The Montessori group also made substantial headway in closing the income achievement gap. While at the beginning of the study, kids from low-income families were performing significantly worse than those from high-income families, after three years of attending a Montessori preschool this difference had statistically disappeared. In comparison, the achievement gap was preserved in the control group.
Academic achievement across four time points by school condition and income group. Although equal to the lower income control children at Time 1, by Time 4 the lower income children in Montessori showed a strong positive trajectory towards closing the achievement gap with the higher income children in control and Montessori schools. / Credit: Frontiers in Pscyhology
The researchers point out that further studies are needed to determine the exact causes of the different outcomes of the two groups. Montessori schools and regular schools vary in many dimensions. For example, teacher training may be a significant factor, or the quality of educational materials. In addition, the program quality between different Montessori schools can vary significantly.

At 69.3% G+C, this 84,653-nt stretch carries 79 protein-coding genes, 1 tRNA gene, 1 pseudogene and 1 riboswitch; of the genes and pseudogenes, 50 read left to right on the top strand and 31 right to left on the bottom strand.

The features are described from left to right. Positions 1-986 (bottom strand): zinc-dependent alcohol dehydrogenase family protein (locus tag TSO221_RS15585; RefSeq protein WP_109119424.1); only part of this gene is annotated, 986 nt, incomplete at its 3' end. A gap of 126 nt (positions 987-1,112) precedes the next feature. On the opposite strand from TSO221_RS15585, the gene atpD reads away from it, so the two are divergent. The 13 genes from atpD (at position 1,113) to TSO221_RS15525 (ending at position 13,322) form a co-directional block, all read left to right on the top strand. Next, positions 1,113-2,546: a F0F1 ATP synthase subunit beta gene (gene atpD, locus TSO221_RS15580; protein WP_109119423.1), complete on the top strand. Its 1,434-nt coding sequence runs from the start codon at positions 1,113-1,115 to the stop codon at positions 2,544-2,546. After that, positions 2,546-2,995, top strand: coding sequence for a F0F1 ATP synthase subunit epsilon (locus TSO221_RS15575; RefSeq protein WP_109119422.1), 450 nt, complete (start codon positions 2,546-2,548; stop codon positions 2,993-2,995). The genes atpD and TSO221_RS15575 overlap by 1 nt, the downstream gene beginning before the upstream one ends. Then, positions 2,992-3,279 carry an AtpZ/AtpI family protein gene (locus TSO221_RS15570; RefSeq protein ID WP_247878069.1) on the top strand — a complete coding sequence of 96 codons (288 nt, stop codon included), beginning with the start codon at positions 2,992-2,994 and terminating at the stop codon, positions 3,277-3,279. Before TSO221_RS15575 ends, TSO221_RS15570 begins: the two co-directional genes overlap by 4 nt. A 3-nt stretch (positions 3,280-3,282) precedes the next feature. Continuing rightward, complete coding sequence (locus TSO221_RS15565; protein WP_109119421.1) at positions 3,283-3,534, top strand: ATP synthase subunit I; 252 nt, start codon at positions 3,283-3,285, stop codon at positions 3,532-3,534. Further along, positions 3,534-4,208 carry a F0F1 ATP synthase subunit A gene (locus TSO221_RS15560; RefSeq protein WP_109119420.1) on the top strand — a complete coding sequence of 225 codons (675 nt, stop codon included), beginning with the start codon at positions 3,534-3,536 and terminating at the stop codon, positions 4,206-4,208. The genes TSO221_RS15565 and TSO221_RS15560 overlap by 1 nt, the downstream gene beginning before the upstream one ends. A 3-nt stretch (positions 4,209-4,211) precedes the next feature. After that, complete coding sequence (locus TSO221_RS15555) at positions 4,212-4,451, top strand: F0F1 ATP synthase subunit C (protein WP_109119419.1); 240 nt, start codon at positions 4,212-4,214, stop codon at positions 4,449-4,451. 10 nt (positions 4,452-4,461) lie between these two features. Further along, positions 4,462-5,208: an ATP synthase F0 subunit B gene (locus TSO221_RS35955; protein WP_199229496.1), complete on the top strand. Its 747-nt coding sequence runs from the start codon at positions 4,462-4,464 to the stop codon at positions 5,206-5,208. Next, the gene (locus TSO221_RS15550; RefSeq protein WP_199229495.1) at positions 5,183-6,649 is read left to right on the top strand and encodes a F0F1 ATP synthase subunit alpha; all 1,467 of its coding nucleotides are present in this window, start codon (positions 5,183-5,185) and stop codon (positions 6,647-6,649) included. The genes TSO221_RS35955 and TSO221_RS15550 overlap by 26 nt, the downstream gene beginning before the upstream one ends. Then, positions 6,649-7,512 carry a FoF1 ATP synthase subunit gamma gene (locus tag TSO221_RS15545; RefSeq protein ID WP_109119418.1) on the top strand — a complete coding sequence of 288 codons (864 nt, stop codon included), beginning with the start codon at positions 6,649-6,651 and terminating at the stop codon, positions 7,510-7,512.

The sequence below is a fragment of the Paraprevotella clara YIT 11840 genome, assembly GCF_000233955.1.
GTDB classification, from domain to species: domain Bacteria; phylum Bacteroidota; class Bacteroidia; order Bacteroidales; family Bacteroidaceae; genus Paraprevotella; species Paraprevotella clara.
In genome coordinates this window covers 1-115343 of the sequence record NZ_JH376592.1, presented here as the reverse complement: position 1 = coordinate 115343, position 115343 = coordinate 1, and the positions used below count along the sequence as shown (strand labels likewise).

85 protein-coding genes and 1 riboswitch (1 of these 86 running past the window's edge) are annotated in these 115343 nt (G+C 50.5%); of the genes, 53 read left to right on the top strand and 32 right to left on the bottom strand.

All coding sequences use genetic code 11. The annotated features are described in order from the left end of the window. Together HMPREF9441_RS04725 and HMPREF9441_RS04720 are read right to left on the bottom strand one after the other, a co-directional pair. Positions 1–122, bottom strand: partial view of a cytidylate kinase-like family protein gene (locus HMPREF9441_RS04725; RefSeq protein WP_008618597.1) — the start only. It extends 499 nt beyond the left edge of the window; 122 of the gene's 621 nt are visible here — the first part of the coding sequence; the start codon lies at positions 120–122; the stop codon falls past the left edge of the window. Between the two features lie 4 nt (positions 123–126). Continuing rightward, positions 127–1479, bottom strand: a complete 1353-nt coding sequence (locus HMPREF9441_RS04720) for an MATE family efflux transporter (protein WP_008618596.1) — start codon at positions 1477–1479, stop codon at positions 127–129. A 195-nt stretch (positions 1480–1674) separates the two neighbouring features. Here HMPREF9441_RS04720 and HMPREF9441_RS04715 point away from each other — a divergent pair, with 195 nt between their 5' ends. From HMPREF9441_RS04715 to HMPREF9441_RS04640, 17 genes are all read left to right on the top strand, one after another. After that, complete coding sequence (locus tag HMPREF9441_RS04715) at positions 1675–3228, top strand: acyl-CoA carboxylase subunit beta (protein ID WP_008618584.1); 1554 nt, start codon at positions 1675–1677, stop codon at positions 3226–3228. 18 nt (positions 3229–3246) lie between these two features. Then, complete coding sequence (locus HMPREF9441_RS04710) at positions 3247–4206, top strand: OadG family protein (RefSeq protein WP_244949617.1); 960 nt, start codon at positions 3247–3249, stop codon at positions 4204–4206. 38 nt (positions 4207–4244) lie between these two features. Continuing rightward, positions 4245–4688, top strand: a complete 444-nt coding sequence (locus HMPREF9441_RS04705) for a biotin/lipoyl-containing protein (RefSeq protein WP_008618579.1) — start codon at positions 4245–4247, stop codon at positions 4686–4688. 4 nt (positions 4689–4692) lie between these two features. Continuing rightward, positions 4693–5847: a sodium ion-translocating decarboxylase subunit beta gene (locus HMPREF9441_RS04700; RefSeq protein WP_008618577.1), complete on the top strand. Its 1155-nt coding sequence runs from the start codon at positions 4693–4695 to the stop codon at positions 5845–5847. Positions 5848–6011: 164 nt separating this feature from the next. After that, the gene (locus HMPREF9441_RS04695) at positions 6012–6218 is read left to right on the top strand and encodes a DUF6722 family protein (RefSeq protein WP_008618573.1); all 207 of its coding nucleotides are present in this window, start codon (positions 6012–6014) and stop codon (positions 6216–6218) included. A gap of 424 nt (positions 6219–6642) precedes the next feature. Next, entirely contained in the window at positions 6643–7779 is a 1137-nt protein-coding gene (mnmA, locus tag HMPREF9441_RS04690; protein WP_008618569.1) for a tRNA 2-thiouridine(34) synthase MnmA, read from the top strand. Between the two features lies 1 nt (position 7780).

Angeline Lillard, a psychology professor and one of the authors of the study commented on the importance of the findings:
We have persistently failed to figure out a way to help people who are born into poverty more reliably get out of that situation. Education is widely heralded as the best possible way, and yet our conventional school systems don't seem to be a lot of help. You see the cycle of poverty over and over again. People who are born into it, stay in it; if we could find a different way to school children that could make a difference, we might be able to make some headway on this age-old problem.
Racism is the acting out of biases learned as early as preschool, research shows. If racism starts at three years old, so should science-backed strategies to reduce it.